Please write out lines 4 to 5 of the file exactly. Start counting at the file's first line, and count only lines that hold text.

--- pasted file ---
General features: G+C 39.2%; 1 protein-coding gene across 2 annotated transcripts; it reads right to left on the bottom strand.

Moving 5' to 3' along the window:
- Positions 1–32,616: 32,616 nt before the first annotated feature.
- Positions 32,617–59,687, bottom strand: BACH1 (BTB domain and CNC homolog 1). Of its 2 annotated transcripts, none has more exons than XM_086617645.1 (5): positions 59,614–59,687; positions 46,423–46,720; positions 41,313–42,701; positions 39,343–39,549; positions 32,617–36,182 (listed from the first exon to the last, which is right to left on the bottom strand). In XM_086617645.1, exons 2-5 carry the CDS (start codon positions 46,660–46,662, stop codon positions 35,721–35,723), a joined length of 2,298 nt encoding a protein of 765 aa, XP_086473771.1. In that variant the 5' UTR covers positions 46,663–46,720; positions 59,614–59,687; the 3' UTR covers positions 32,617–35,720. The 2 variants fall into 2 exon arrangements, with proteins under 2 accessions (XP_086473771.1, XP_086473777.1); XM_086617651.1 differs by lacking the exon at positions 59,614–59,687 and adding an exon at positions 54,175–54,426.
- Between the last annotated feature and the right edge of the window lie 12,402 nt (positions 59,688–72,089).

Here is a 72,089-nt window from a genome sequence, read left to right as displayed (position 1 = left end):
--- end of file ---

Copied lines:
- Positions 32,617–59,687, bottom strand: BACH1 (BTB domain and CNC homolog 1). Of its 2 annotated transcripts, none has more exons than XM_086617645.1 (5): positions 59,614–59,687; positions 46,423–46,720; positions 41,313–42,701; positions 39,343–39,549; positions 32,617–36,182 (listed from the first exon to the last, which is right to left on the bottom strand). In XM_086617645.1, exons 2-5 carry the CDS (start codon positions 46,660–46,662, stop codon positions 35,721–35,723), a joined length of 2,298 nt encoding a protein of 765 aa, XP_086473771.1. In that variant the 5' UTR covers positions 46,663–46,720; positions 59,614–59,687; the 3' UTR covers positions 32,617–35,720. The 2 variants fall into 2 exon arrangements, with proteins under 2 accessions (XP_086473771.1, XP_086473777.1); XM_086617651.1 differs by lacking the exon at positions 59,614–59,687 and adding an exon at positions 54,175–54,426.
- Between the last annotated feature and the right edge of the window lie 12,402 nt (positions 59,688–72,089).